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Ironic Contradictions

I'm a long time reader - since way back when I was seven. That makes it over three quarters of my life that I will be a reader for. But it is worth it. When I'm not reading or wasting my time online on here or Goodreads I'll be off playing video games, studying teaching and messing around with friends and pop culture. Or reading some more.

"It's a free country - I'll do what I want"


The above 'quote' is a typical cliché expression you might here thrown around on the internet, used in debates or typically used as some kind of pointed 'finishing comment' to justify your actions. In a democratic society such as Australia (and I believe much of this stands true for America or Europe also) I am blessed to live with freedom. Certainly freedom of speech is not exactly a part of our legal system like some nations, yet I can say what I want and generally not fear blatant censorship. Society in general, however, might not like what I have to say.

However, there is a kind of arrogance that has come - as shown by this expression used in my title - with the concept of freedom. Some individuals have come to believe that freedom entitles them to say whatever they want and whatever they feel and do whatever they want or feel within the limits of the law. "I can get away with it," they justify to themselves, "it's not illegal. You're not my mother or my conscience so just shut up about my choices." Or so the internal and external dialogues of such individuals could run.

I believe we all to some extent treat our freedoms like this. Why else would I be making such grand sweeping comments unless I felt I had the freedom to do such a thing? Yet the point I want to make is that: yes, you may have the freedom to act in a particular manner or do certain things and so if you choose to use your freedom in that particular way, don't be offended if I use my freedom in the same way.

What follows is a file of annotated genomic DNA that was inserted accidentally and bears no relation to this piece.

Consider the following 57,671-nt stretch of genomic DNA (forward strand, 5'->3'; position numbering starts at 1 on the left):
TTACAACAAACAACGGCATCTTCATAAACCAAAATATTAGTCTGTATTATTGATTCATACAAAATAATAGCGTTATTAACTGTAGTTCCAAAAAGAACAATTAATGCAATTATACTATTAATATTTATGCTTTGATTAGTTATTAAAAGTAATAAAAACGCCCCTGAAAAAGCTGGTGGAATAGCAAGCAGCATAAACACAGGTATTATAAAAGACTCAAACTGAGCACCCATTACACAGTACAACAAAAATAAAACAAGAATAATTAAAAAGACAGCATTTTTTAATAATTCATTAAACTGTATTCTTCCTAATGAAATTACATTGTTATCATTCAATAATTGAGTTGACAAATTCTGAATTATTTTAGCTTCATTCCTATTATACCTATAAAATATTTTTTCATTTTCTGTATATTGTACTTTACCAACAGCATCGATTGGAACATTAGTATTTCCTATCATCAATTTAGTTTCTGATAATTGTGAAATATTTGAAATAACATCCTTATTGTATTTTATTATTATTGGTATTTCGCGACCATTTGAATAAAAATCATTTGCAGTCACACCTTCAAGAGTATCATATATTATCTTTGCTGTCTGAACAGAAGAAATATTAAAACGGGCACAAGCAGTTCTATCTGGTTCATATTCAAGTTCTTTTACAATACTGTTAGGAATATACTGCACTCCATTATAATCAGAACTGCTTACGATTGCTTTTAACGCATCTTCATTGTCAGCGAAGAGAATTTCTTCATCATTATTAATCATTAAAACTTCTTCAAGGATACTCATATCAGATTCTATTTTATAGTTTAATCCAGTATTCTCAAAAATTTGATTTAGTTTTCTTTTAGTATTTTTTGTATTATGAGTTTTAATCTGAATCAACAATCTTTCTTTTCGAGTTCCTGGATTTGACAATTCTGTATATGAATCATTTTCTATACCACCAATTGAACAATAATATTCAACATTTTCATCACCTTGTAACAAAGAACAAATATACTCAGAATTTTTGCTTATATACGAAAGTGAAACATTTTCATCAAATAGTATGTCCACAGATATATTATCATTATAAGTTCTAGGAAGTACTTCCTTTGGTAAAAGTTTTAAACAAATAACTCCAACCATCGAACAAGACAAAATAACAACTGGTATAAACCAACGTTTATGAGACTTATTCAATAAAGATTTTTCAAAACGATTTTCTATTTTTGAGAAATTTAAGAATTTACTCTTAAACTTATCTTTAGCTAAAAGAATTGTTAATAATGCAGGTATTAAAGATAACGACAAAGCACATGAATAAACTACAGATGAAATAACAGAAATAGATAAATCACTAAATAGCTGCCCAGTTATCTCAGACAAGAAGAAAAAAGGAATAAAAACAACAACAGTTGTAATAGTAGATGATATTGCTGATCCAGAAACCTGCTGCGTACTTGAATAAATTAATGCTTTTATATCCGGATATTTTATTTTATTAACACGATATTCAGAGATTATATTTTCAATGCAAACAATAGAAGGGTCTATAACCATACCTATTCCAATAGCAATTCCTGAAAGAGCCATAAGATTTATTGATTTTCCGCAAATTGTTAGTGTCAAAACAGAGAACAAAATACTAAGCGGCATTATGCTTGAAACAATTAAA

Let me use an example of belief systems. We all have them and some are more blatant than others. My belief system is a Christian system, one adapted to my particular understanding of my faith and my journey through life. As a belief system it informs my views about many issues and my particular moral or ethical stances. Because of my beliefs I feel led to use my freedoms to inform others about what I believe about particular issues. And often this is frowned upon by individuals who believe that my beliefs are good and all for me alone. However, without realising it, such individuals often feel perfectly at home telling me about their belief systems - it is simply that their beliefs are less formulated into one particular word like 'Christianity' and might take pieces of 'socialism', 'capitalism' or 'nihilism' and blend them into some kind of solution to questions.

I write this not to offend anyone who has a belief system constructed out of their own solutions to issues. To an extent we all deconstruct the ideas and world around us even if we fit under the umbrella of a particular ideological name. The point is that there is an often unnoticed irony in how many people can subtly state or suggest that I cannot have the freedom to talk or share about particular ideas or views while sharing their own anyway. My point is that when it comes to freedom, if we do such things then we are not truly allowing freedom. Freedom of belief and about sharing belief must be universal in nature to be true freedom. I cannot say to the Buddhist or the Muslim that they cannot tell me what they believe and yet I can tell them what I believe. That is not freedom. I could however tell them that they cannot tell me what to believe if I do the same for them.

The point of all this is that if you are going to make statements like 'I can do what I want' then that is all fine. But don't be offended if what I want to do stands in direct contradiction to what you want to do. After all: it is a free country and I can do whatever I want to do.